The Basic Business Philosophy of the Panasonic Group

2. The Mission of the Panasonic Group, and What We Must Do Now

The founder continued to ponder the true mission of the business, and on May 5, 1932, he assembled all of his employees to make a powerful proclamation. The Panasonic Group refers to this as Meichi, the revelation of our corporate mission.

The founder said, "Our mission as industrialists is to overcome poverty and bring wealth to society. Only for this purpose will companies be allowed to prosper." Like tap water in Japan at that time, which would flow freely from the faucet, the price of goods should be as low as possible. In other words, eliminating poverty will be accomplished by producing an inexhaustible supply of goods.

However, the founder indicated the true intent of his Tap Water Philosophy with these words: "Human happiness can be maintained and enhanced through both material and spiritual affluence. Only when spiritual peace of mind is combined with a limitless supply of material goods can true happiness be achieved."

To achieve this mission, the founder set forth a 250-year plan, consisting of ten successive phases of 25 years, with the goal of achieving a "land of peace and prosperity," that is, an ideal society. Moreover, the plan should not end after the first 250 years, but should be extended for the next 250 years, striving for higher ideals in a manner appropriate to the era.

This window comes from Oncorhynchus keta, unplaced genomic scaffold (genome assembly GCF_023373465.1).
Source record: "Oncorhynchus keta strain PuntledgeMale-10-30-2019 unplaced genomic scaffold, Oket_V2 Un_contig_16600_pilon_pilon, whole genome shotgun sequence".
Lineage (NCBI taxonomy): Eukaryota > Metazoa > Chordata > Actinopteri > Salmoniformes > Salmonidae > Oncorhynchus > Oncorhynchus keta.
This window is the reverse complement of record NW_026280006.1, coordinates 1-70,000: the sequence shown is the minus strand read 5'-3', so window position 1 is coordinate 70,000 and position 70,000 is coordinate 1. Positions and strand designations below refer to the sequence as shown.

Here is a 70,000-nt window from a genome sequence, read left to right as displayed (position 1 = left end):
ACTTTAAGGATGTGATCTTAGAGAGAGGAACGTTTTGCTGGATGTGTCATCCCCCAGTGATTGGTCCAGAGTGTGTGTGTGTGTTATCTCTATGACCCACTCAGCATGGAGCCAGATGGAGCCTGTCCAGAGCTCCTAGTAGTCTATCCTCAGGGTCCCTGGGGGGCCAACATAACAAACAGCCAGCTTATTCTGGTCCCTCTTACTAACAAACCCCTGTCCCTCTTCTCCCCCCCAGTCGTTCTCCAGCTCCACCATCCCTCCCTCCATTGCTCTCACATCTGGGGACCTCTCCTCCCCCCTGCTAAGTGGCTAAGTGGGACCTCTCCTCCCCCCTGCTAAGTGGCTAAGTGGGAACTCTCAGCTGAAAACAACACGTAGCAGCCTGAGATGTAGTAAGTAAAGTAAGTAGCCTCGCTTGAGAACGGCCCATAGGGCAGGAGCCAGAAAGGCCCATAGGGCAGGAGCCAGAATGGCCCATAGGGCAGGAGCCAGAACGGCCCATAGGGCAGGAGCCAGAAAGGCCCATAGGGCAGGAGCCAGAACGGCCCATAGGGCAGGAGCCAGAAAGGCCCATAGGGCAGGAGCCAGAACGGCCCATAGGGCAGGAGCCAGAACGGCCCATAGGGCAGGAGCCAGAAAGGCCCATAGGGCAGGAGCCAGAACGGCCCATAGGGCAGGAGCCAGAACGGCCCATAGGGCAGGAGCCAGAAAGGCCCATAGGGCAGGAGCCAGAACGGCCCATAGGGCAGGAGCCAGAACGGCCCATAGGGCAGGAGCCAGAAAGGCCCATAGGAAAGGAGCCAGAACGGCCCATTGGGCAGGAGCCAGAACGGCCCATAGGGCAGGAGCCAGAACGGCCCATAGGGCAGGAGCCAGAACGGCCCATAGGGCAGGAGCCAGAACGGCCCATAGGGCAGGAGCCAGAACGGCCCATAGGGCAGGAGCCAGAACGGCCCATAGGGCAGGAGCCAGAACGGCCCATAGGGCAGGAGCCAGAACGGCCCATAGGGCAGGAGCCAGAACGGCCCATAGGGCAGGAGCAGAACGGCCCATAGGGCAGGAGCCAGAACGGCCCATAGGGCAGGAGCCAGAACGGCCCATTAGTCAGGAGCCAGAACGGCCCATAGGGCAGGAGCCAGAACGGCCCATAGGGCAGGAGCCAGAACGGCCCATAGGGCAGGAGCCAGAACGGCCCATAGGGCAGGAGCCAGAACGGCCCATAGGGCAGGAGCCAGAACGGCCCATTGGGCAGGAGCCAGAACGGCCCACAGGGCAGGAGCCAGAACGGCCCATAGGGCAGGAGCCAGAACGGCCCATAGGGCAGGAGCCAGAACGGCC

Although the Tap Water Philosophy was formulated some 90 years ago, the goal of achieving material and spiritual affluence is just as valid in today's world.

In fact, many societies, especially those in developed nations, are replete with material goods, but particularly in view of rapidly worsening environmental destruction and depletion of energy resources, there is great concern that our children, grandchildren, and the generations to come may not be able to enjoy the affluent lives we now lead.

So far, we have been engaged in business mainly from the perspective of increasing material abundance through supplying goods. However, this is far from the ideal society our founder envisioned. Still, we cannot go back to the past now. We must once again envision an ideal society, one with both material and spiritual abundance, and move forward to realize it.

To realize our ideal society, we must squarely address social issues as they arise and contribute to their resolution. Of these, global environmental issues should be given the highest priority in the 21st century.

The Panasonic Group set forth its own Environmental Charter in 1991 ahead of other companies, and we have been grappling with this issue for many years. Going forward, to be a company that leads the way in addressing environmental issues, we must continue taking proactive steps from a variety of perspectives, including minimizing the damage to the environment by our products and services and reducing the amount of energy we use in our production activities.